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My ACL Reconstruction Recovery – And Some Tips For Dealing With Post-Surgery Life

January 20, 2012 · 646 comments

in Health & Fitness, Misc Tips

I recently had ACL surgery, and thought I would share how my recovery progressed, and some tips I learned along the way:

Now, for those that don’t know what takes place during ACL (Anterior Cruciate Ligament) reconstruction, the surgery is mostly done arthroscopically. (The ACL is a ligament that starts in the thigh bone, threads through the knee, and connects to the shin.  It is part of a system of ligaments and muscles that keeps the knee stable.)  The first thing done is the surgeon creates an incision below the knee and goes through that incision to harvest a piece of the hamstring tendon.  (Assuming the patient is using their own hamstring to create a new ACL.  Otherwise, that step would just be cruel!)  Then, holes are drilled in the tibia and femur, the new ACL is strung through the knee and screwed into place into each of the bones mentioned, and you now have a stable knee again. One interesting ‘technology’ that was done during my surgery was called ‘platelet rich therapy’. Right before I went in to surgery, a nurse removed a vial of blood from my hand.  This blood was then put in a centrifuge, where the plasma was removed.  During surgery, this plasma was injected into the surgery site with the hopes of speeding up the healing process.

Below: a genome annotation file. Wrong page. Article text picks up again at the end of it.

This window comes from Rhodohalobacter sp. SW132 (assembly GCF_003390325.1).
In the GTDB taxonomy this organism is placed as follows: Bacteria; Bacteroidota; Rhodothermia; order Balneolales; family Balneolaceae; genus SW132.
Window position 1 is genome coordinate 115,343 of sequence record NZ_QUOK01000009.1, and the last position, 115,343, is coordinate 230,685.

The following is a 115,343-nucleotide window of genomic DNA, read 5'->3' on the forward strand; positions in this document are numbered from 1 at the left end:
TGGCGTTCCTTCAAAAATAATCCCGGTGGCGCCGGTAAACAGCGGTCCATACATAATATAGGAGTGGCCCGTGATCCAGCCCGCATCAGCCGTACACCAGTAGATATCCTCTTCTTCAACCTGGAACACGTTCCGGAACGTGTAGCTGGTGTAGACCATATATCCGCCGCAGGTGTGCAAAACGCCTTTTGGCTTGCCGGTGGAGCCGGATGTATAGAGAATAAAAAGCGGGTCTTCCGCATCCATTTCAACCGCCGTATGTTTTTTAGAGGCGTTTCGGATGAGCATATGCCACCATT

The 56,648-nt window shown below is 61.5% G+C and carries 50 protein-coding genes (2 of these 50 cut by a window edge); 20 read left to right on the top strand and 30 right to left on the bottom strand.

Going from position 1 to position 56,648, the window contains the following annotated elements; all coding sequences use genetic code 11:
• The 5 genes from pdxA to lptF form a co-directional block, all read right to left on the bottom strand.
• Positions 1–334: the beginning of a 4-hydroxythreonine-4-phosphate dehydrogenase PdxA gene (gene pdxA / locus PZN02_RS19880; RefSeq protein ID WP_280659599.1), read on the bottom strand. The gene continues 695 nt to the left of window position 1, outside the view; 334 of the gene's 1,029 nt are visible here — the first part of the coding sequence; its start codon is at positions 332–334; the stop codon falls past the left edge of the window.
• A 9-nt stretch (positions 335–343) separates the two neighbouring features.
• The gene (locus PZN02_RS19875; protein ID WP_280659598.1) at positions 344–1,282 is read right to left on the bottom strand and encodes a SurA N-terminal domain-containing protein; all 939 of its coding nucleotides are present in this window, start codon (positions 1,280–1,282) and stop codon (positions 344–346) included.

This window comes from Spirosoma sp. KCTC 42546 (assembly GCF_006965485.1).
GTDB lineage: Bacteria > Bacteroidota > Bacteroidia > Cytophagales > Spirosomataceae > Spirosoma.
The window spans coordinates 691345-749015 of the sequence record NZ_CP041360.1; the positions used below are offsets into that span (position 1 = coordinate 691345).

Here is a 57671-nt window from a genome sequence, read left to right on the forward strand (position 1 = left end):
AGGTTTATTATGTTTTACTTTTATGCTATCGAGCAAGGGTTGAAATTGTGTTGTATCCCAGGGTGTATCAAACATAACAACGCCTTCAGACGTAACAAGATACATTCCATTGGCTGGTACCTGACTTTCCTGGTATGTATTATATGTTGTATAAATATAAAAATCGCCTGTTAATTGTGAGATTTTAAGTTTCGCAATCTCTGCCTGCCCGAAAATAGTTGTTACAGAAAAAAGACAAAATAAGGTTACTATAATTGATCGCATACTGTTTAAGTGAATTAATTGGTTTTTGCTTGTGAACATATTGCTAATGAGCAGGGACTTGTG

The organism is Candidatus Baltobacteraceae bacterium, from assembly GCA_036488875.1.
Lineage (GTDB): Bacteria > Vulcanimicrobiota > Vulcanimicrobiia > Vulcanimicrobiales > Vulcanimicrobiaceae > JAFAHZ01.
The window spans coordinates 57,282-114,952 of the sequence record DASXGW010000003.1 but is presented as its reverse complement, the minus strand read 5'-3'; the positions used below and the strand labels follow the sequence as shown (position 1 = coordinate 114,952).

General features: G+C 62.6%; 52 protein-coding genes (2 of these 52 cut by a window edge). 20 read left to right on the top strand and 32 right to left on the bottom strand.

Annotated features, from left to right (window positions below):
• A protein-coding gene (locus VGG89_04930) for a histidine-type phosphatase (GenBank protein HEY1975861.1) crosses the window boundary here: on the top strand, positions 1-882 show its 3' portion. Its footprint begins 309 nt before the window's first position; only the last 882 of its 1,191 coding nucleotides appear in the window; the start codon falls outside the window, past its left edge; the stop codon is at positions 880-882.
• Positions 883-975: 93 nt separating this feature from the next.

Anyway, since I had already undergone ACL surgery nine years prior on my other leg, I somewhat knew what to expect.  (Which is why I dreaded the surgery and really had to think about if I wanted it done or not.)  Please keep in mind I am not a doctor and I am not advising any particular type of treatment.  I am just sharing my own experience.

My First Week Post ACL Surgery: